You have to look, not just to people you know, but to people
outside of your circle, and keep expanding until you find
something that might work.”
A major focus for Lussier is improving the local economy by
preventing “big box” stores from eliminating small businesses.
“If you do a licensing program,” said Lussier, “big box stores
have to come to you for a license. You have the complete authority
to deny them.”
He also wants to bulk purchase medication for seniors, improve
the CDTA bus line, and increase the county’s minimum wage
to $10 an hour.
“It’s a proven thing that when you raise the minimum wage,”
he said, “the people who are going to spend it first are the
people who’ve been waiting for an opportunity to spend money.
They’re the people at the bottom. If you give people the opportunity
to spend, they will. It will create a huge economic boost.”
Democratic opponent Brian Scavo, who has lived in the neighborhood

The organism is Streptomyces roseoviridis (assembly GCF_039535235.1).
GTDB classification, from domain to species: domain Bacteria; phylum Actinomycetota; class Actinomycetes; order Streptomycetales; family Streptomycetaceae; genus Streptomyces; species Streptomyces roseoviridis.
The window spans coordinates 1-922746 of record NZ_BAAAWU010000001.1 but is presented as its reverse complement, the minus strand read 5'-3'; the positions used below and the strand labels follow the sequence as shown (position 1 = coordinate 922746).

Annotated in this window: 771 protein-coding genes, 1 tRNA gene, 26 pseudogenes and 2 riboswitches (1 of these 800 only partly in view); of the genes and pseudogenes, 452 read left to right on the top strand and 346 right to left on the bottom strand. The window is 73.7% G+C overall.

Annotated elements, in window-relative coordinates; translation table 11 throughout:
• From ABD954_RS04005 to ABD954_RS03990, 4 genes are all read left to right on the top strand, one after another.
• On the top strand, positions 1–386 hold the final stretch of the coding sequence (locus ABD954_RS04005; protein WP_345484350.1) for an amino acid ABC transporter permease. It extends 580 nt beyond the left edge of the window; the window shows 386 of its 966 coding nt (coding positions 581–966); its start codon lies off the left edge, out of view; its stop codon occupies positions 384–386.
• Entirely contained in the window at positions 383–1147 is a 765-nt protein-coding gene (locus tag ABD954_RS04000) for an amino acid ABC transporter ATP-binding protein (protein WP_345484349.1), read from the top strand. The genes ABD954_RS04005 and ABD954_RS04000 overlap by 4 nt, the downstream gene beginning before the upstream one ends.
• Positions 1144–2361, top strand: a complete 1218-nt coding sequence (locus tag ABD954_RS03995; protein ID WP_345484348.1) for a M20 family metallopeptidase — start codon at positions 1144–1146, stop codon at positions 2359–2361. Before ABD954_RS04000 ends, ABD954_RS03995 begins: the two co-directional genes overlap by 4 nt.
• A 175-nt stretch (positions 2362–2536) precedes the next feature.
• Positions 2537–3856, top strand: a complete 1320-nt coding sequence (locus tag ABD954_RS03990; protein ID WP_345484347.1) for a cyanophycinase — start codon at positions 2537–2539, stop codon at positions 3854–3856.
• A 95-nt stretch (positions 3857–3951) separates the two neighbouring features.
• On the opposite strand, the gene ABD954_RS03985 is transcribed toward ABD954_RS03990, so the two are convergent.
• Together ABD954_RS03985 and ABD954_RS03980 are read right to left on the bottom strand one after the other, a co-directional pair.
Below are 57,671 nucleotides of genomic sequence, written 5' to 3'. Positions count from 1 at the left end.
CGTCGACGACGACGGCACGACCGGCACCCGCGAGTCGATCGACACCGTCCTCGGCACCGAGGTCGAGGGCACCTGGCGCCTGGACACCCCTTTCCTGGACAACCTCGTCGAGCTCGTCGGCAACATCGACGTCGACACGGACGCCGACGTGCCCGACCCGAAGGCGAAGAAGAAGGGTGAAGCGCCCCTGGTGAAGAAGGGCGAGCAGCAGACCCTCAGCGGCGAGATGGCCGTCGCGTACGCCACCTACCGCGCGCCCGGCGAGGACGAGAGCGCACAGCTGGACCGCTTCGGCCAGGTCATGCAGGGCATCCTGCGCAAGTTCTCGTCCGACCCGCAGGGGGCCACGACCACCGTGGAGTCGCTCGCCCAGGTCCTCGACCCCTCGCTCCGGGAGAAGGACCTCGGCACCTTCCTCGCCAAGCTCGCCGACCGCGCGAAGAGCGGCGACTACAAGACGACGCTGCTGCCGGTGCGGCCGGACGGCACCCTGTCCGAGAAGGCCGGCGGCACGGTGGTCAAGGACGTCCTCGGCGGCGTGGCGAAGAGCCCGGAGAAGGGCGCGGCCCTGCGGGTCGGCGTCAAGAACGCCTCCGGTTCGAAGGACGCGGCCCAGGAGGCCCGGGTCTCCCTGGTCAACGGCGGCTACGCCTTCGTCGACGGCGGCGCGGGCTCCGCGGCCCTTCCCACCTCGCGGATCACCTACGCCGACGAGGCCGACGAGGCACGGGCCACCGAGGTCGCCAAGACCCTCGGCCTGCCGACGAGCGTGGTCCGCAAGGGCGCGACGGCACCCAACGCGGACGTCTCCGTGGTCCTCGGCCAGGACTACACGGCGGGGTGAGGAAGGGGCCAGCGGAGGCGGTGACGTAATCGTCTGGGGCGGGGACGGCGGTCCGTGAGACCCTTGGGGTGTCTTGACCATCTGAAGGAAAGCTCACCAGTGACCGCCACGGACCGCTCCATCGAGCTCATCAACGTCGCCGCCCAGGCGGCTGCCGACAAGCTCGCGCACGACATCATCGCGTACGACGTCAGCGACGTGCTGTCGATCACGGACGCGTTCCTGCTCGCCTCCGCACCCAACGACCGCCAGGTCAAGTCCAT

for 53 years and is currently a self-employed mechanic who
restores classic cars, is more focused on developing business
districts, emergency disaster preparedness, and improving
safety on the streets and in schools.
want to improve residential integrity to make it safe for
seniors to walk down the streets,” said Scavo. “When you send
your kids to an Albany school, you want to know they’re safe—that
they have adequate police protection and security.” In order
to have more safety in schools, Scavo said he would increase
the number of security guards. “People have the power to make
the decisions on how our kids are secured in schools—they
need to speak up and say what they want.”